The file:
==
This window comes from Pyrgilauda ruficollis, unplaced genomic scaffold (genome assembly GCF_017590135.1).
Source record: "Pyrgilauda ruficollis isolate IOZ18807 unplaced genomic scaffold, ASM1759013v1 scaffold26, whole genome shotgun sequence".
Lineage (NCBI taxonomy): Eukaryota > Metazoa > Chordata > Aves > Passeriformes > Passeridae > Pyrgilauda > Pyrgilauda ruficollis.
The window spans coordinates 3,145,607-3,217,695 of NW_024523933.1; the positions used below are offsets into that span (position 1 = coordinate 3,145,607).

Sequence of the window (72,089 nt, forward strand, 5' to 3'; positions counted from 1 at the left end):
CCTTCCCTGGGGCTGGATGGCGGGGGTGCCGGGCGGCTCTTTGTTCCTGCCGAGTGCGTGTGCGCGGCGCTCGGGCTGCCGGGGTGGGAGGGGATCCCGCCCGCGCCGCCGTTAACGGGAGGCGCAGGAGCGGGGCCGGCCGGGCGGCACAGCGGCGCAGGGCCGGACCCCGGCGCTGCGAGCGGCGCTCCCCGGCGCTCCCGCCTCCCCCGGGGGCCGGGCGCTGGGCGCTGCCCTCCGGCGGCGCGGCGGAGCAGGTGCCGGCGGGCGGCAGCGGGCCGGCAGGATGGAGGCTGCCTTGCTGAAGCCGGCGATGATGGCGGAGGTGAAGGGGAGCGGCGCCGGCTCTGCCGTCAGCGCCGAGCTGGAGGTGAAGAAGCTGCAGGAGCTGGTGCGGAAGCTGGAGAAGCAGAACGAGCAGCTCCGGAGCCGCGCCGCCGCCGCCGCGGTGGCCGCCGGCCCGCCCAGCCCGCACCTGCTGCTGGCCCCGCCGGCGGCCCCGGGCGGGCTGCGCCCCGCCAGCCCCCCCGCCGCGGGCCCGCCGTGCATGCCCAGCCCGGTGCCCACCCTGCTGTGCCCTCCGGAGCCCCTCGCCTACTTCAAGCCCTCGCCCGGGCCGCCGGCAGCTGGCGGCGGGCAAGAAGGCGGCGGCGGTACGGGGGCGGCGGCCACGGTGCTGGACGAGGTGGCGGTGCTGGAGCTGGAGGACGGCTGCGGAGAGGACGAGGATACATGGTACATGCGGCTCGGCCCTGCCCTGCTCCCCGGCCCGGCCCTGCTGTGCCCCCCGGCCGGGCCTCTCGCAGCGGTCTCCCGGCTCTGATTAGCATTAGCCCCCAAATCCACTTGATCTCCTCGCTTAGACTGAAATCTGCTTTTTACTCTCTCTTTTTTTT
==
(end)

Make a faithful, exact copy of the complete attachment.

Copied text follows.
This window comes from Pyrgilauda ruficollis, unplaced genomic scaffold (genome assembly GCF_017590135.1).
Source record: "Pyrgilauda ruficollis isolate IOZ18807 unplaced genomic scaffold, ASM1759013v1 scaffold26, whole genome shotgun sequence".
Lineage (NCBI taxonomy): Eukaryota > Metazoa > Chordata > Aves > Passeriformes > Passeridae > Pyrgilauda > Pyrgilauda ruficollis.
The window spans coordinates 3,145,607-3,217,695 of NW_024523933.1; the positions used below are offsets into that span (position 1 = coordinate 3,145,607).

Sequence of the window (72,089 nt, forward strand, 5' to 3'; positions counted from 1 at the left end):
CCTTCCCTGGGGCTGGATGGCGGGGGTGCCGGGCGGCTCTTTGTTCCTGCCGAGTGCGTGTGCGCGGCGCTCGGGCTGCCGGGGTGGGAGGGGATCCCGCCCGCGCCGCCGTTAACGGGAGGCGCAGGAGCGGGGCCGGCCGGGCGGCACAGCGGCGCAGGGCCGGACCCCGGCGCTGCGAGCGGCGCTCCCCGGCGCTCCCGCCTCCCCCGGGGGCCGGGCGCTGGGCGCTGCCCTCCGGCGGCGCGGCGGAGCAGGTGCCGGCGGGCGGCAGCGGGCCGGCAGGATGGAGGCTGCCTTGCTGAAGCCGGCGATGATGGCGGAGGTGAAGGGGAGCGGCGCCGGCTCTGCCGTCAGCGCCGAGCTGGAGGTGAAGAAGCTGCAGGAGCTGGTGCGGAAGCTGGAGAAGCAGAACGAGCAGCTCCGGAGCCGCGCCGCCGCCGCCGCGGTGGCCGCCGGCCCGCCCAGCCCGCACCTGCTGCTGGCCCCGCCGGCGGCCCCGGGCGGGCTGCGCCCCGCCAGCCCCCCCGCCGCGGGCCCGCCGTGCATGCCCAGCCCGGTGCCCACCCTGCTGTGCCCTCCGGAGCCCCTCGCCTACTTCAAGCCCTCGCCCGGGCCGCCGGCAGCTGGCGGCGGGCAAGAAGGCGGCGGCGGTACGGGGGCGGCGGCCACGGTGCTGGACGAGGTGGCGGTGCTGGAGCTGGAGGACGGCTGCGGAGAGGACGAGGATACATGGTACATGCGGCTCGGCCCTGCCCTGCTCCCCGGCCCGGCCCTGCTGTGCCCCCCGGCCGGGCCTCTCGCAGCGGTCTCCCGGCTCTGATTAGCATTAGCCCCCAAATCCACTTGATCTCCTCGCTTAGACTGAAATCTGCTTTTTACTCTCTCTTTTTTTT